Bioengineering: Dr. Hammer
Daniel Hammer, professor and chair of bioengineering, has been
named the Alfred G. and Meta A. Ennis Professor of Bioengineering.
Dr. Hammer received his bachelor's degree in Chemical Engineering
from Princeton University in 1982 and his masters and Ph.D. degrees
from Penn in 1985 and 1987 respectively. After beginning his professional
career at Cornell University in 1988, he joined the faculty of
Penn Engineering in 1996 in the Department of Chemical Engineering,
with a secondary appointment in Bioengineering.
is a member of the Institute for Medicine and Engineering and
was named Chair of the Bioengineering Department in 2000. He has
received a number of awards, including the National Science Foundation
Presidential Young Investigator Award and was elected a fellow
of the American Institute of Medical and Biological Engineering
(AIMBE). Dr. Hammer is the principal investigator of Penn's $14
million Whitaker Foundation Leadership Development Award (Almanac
July 17, 2001).
Hammer's research focuses on developing a fundamental understanding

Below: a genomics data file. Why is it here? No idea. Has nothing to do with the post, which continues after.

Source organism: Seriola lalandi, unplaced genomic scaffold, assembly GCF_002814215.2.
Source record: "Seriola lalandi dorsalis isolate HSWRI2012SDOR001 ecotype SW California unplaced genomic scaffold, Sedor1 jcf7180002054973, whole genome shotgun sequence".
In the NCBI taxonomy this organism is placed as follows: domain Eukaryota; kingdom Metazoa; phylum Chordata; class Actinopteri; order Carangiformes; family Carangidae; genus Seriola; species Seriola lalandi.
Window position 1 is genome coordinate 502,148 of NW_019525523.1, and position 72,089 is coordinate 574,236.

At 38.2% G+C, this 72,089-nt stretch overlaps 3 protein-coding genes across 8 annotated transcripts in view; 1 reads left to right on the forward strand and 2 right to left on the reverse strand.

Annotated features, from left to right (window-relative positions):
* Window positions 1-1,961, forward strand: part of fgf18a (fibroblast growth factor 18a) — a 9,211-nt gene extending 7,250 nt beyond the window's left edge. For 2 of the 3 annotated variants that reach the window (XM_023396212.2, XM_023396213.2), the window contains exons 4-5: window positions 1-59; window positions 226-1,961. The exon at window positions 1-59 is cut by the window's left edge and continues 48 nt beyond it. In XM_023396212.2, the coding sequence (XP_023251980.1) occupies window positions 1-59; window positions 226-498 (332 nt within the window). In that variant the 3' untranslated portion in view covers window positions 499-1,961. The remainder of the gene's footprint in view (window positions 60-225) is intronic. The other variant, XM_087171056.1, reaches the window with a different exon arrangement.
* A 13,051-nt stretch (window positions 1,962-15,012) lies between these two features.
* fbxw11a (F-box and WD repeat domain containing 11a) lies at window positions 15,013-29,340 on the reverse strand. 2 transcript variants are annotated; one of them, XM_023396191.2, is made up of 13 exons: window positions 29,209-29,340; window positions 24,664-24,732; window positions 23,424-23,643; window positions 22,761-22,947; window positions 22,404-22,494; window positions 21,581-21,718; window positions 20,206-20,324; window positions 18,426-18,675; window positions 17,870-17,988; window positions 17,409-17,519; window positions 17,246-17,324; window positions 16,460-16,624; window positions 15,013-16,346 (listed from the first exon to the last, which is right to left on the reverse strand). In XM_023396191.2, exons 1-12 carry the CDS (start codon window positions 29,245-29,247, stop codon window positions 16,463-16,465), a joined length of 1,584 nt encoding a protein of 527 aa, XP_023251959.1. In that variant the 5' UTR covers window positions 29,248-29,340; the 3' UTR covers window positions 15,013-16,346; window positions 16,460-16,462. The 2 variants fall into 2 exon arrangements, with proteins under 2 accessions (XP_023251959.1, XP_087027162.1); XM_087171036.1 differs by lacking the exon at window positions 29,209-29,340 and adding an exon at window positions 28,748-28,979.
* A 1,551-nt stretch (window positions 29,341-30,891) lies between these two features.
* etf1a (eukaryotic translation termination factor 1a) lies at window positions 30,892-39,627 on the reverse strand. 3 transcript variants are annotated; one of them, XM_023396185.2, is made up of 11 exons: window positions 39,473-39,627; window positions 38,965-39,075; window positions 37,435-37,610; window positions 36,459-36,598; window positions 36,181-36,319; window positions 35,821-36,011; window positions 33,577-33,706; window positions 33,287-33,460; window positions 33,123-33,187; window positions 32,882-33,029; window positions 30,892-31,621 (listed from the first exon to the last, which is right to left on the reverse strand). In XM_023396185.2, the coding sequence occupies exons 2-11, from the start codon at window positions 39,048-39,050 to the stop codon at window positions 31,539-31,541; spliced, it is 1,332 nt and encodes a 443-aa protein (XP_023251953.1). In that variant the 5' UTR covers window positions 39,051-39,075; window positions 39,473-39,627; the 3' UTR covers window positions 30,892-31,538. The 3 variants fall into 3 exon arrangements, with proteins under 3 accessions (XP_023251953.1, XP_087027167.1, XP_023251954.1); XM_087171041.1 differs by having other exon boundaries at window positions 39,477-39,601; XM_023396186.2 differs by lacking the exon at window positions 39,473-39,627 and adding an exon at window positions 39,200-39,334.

of cell behavior, specifically cell contact phenomena. Areas of
interest are cell-substrate adhesion, cell mechanotransduction,
cell motility, artificial cells and vesicles, and biologically-inspired
self-assembling materials. "The caliber of Dan's scholarship
brings honor to our School," says SEAS Dean Eduardo Glandt.
Almanac, Vol. 48, No. 30, April 16, 2002
April 16, 2002
Volume 48 Number 30
of Arts and Sciences, and the School
of Medicine announce the recipients of their annual teaching
up for Open
Enrollment means thinking about how the changes in benefits
could influence which medical or dental plan is most cost-effective.
Judith Rodin protects and defends
free speech on campus, reiterating a message from her January
1995 Welcome Back which is still relevant today.
new Ennis Professor, named for Dr. Alfred Ennis (Moore School
participates in the Franklin
Institute Laureates Symposium, hosting four symposia on
campus which are open to the University community.